It is not uncommon for people to misunderstand the cost of living of a place to which they are relocating, returning or visiting. Common perceptions — and so are the distance and unverified data of a particular city — can make it difficult to come up with realistic expectations.
For example, if you’ve relocated to the UAE many years ago, you may still hold some ideas about the economy and living standards at your home country as unchanged. That is hardly true in most cases. In addition to inflation, there could be a number of factors that have changed the scheme of prices and cost of living. When you decide to return, your unrealistic expectations can complicate the transition.
For those who keep tabs on such changes and visit often, the shock — if any — may not be extreme. The problem, however, is when your information is limited or your situation — like family and financial expectations — has changed drastically over the years.
To make the right decision financially, take into consideration the following points.
Inflation doesn’t hit all sectors equally. You may have relatively inexpensive food at your destination but overpriced tuition for your children. So when you look at what makes a sufficient income at your new place, you must consider your own list of expenses and get specific costs for each. In addition, don’t overlook any additional needs that you might require as a result of the size of your family or expectations in terms of living standards. For example, do you need additional cars or transportation? Do you need to set aside a budget for vacations or luxuries?
Survey the available options at your destinations and make sure that your budget corresponds realistically to your plans. Overlooking these details and taking an overall view of the cost of living may create unnecessary surprises down the road.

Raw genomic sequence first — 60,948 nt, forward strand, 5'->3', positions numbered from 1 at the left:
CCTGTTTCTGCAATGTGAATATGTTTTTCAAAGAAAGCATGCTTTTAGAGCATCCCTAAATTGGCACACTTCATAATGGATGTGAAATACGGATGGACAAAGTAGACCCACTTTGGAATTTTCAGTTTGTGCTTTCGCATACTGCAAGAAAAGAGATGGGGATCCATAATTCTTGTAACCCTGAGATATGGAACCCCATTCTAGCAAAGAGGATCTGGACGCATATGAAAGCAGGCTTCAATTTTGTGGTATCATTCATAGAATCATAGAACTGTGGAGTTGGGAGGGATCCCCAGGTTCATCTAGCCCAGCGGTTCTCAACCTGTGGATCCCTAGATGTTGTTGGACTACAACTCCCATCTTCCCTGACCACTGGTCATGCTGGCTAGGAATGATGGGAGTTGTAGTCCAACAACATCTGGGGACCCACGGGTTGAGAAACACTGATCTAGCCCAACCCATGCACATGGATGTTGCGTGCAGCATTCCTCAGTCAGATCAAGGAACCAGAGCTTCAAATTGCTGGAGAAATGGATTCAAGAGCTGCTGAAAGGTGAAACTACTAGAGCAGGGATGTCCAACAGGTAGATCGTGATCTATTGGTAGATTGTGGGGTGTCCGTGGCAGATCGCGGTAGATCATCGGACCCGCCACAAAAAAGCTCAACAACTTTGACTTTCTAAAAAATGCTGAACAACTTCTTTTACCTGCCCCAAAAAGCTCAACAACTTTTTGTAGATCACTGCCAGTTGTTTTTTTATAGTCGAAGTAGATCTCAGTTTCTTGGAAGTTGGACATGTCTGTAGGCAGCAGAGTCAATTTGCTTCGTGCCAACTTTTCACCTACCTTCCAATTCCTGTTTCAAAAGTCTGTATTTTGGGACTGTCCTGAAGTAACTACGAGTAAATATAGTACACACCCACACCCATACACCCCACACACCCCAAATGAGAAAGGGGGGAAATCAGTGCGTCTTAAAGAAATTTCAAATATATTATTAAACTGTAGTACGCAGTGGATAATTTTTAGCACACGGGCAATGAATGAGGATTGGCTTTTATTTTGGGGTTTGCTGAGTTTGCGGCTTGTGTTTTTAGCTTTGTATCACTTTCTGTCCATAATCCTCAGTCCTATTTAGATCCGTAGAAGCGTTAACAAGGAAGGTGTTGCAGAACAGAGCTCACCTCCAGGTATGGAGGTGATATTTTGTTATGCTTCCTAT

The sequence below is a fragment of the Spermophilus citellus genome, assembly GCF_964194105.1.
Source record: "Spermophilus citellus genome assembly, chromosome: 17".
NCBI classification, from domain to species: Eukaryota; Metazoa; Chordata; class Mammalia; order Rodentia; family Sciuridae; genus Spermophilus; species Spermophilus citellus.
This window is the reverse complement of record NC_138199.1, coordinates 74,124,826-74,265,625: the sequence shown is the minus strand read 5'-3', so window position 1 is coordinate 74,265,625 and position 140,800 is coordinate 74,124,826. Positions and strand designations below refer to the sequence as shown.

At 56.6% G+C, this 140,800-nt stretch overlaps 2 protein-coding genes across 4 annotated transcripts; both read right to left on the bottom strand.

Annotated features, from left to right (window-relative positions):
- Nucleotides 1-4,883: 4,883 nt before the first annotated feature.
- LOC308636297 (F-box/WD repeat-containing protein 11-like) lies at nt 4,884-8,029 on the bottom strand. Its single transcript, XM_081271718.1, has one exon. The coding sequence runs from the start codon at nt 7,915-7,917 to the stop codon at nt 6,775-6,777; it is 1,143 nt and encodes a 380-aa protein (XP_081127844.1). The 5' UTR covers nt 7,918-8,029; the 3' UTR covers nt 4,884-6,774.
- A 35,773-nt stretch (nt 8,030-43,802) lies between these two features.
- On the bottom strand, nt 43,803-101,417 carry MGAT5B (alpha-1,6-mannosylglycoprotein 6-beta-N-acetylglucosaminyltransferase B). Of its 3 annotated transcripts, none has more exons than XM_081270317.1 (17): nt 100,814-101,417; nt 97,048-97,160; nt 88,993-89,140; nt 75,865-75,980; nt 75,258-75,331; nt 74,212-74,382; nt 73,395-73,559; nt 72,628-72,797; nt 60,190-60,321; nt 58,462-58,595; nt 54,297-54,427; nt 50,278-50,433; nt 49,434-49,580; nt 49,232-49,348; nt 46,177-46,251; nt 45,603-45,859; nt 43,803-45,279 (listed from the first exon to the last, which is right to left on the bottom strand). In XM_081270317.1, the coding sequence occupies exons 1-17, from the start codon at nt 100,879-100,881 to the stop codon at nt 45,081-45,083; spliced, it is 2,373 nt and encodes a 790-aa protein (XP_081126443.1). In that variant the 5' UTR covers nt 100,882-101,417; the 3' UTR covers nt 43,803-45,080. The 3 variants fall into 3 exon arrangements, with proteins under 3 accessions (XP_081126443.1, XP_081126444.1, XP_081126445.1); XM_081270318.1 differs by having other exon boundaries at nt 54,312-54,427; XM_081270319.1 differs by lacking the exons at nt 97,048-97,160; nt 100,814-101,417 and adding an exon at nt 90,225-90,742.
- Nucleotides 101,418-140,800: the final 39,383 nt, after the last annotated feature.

Whether you’re moving to a new place or returning to your home country, it is important to get a realistic view of regulations that cost you money. For example, what type of taxes you will need to pay and how much, what fees and charges that run regularly for people who live in the same area (think of everything from parking charges to utilities costs, mandatory insurance, etc)
The more research you do about your destination, the more likely you will be able to develop a budget that work. And if you’re looking for a new job, you should be able to come up with a realistic compensation range.
Banks don’t work just the same in every country. You will need to understand costs of credit, wire transfers and other options available to help in case of a financial crisis. In many places, it could be hard for you to get credit immediately if you don’t have a credit history. That is something to consider especially if you’re expecting a lot of upfront expenditure associated with your move.
In addition, don’t take interest rates and the availability of different financial offerings for granted. Interest rates vary drastically based on the country’s monetary policy. This doesn’t only mean that you will have to pay if you finance a car or take out a mortgage, it also means that you may not get attractive returns on savings accounts. You can develop your understanding of these basic money issues by simply reading through the destination’s local newspapers, contacting banks or just joining forums where people exchange views on these matters. In all cases, make sure that you always verify what you hear.
Rania Oteify, a former Gulf News Business Features Editor, is a Seattle-based editor.